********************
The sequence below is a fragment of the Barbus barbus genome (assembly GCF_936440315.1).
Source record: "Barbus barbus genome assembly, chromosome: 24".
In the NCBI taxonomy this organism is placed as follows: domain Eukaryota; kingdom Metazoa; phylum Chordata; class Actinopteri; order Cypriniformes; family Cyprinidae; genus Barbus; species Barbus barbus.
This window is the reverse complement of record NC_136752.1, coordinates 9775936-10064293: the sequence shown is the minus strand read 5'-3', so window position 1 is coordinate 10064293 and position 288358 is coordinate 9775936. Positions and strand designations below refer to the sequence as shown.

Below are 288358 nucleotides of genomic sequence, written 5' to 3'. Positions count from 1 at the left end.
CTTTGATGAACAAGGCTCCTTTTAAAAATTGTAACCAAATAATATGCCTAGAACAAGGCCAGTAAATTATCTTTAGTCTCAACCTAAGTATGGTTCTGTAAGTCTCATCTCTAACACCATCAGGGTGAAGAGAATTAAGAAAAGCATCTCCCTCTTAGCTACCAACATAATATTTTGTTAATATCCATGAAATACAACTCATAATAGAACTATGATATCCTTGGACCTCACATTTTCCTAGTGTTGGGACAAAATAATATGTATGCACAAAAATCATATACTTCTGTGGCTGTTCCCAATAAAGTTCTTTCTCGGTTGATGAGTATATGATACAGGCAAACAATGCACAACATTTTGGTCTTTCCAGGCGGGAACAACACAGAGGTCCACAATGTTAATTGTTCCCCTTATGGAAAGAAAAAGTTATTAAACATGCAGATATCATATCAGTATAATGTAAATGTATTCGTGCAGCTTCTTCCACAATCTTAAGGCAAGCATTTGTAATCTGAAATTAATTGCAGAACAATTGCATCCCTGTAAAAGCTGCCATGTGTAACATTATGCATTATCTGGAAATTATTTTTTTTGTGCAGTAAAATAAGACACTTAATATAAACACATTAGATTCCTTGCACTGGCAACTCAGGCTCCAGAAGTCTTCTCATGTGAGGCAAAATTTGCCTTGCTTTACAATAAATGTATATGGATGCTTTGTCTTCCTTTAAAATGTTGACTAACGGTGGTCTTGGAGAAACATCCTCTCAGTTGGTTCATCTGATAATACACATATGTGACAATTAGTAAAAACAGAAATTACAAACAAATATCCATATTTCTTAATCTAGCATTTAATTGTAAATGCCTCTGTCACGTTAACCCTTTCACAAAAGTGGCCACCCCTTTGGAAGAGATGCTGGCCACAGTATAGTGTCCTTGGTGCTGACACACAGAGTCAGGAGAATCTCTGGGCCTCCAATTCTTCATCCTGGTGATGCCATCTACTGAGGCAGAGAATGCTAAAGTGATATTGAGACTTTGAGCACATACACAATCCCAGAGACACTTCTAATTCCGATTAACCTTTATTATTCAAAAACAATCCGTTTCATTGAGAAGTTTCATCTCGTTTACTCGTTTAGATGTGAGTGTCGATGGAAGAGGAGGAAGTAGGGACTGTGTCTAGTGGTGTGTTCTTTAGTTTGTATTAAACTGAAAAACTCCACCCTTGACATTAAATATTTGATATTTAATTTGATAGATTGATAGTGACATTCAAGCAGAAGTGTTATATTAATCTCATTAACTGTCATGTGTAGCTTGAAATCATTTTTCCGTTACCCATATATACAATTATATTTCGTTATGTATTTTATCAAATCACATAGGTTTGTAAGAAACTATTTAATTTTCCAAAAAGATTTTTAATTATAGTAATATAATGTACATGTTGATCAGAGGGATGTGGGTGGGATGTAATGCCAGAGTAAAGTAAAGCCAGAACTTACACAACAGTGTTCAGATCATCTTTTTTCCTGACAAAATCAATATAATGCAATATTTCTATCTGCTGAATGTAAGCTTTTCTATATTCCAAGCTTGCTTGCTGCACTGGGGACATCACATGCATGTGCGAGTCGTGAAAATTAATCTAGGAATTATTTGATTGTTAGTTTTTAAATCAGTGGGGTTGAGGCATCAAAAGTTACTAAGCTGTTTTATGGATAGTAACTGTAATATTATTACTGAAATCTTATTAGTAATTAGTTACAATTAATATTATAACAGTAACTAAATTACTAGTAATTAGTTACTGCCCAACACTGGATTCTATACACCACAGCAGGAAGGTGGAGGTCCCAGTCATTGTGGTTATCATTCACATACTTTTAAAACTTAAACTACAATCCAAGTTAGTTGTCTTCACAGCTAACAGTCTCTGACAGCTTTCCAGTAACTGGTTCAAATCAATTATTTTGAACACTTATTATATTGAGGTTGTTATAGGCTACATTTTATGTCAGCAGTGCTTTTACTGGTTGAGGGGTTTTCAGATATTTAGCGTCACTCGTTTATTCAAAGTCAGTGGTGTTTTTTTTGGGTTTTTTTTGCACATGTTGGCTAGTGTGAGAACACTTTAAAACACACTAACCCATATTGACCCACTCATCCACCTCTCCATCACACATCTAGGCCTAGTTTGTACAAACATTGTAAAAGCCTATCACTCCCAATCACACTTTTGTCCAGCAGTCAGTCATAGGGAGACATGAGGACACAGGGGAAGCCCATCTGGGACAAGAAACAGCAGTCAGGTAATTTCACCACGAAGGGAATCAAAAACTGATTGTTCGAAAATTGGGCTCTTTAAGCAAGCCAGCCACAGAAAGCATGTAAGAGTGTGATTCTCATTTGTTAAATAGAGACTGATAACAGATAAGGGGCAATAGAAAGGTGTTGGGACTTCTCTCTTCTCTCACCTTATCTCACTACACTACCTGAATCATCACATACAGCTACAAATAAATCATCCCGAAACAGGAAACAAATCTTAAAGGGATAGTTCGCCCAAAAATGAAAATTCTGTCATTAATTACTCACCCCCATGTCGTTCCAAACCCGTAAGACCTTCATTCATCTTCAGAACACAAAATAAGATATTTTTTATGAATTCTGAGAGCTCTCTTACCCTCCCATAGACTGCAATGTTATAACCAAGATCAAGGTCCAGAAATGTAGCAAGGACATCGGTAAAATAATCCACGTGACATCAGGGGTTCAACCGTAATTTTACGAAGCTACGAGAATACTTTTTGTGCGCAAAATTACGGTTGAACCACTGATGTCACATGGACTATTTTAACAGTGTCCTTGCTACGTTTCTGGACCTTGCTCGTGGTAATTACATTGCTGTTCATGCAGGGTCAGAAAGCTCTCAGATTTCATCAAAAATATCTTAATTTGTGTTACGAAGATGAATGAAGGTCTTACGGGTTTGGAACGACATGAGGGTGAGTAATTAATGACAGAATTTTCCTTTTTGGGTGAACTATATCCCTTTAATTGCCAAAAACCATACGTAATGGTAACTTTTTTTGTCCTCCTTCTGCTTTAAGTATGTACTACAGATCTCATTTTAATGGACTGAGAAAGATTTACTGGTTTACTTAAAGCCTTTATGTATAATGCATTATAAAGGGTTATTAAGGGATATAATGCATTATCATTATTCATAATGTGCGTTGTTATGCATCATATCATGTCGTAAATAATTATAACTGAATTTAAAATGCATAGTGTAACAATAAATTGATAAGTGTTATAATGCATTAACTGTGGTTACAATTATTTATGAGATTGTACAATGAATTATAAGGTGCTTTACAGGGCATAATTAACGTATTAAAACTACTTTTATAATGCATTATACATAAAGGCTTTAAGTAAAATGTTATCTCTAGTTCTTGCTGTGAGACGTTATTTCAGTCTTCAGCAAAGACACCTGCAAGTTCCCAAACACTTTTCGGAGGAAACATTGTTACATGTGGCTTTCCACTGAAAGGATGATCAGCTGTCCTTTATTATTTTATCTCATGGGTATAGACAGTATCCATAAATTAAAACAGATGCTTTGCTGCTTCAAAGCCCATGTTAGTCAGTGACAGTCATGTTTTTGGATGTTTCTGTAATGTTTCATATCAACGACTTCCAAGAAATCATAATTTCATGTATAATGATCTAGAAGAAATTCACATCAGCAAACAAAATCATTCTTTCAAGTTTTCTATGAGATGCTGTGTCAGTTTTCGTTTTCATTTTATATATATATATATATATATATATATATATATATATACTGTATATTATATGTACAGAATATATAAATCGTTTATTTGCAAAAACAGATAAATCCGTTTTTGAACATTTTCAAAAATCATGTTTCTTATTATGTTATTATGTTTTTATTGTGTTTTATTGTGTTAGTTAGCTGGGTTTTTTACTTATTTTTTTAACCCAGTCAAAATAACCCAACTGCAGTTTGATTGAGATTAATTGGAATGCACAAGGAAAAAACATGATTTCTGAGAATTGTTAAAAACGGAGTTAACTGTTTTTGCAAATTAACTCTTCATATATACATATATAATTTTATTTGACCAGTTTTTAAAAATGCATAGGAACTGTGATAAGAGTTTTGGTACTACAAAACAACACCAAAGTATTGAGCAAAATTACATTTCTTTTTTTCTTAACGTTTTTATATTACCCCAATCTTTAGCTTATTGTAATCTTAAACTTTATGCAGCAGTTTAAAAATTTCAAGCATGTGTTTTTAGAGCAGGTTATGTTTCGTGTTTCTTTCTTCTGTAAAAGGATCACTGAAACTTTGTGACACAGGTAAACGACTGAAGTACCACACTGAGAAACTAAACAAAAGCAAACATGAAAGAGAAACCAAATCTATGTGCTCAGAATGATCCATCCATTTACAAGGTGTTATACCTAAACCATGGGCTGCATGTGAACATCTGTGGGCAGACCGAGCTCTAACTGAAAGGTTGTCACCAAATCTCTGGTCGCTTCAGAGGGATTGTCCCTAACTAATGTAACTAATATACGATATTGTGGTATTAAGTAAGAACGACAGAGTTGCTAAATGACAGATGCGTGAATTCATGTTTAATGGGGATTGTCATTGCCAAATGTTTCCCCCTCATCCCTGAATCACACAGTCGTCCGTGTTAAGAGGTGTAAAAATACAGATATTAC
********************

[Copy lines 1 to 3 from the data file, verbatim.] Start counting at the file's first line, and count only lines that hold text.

The sequence below is a fragment of the Barbus barbus genome (assembly GCF_936440315.1).
Source record: "Barbus barbus genome assembly, chromosome: 24".
In the NCBI taxonomy this organism is placed as follows: domain Eukaryota; kingdom Metazoa; phylum Chordata; class Actinopteri; order Cypriniformes; family Cyprinidae; genus Barbus; species Barbus barbus.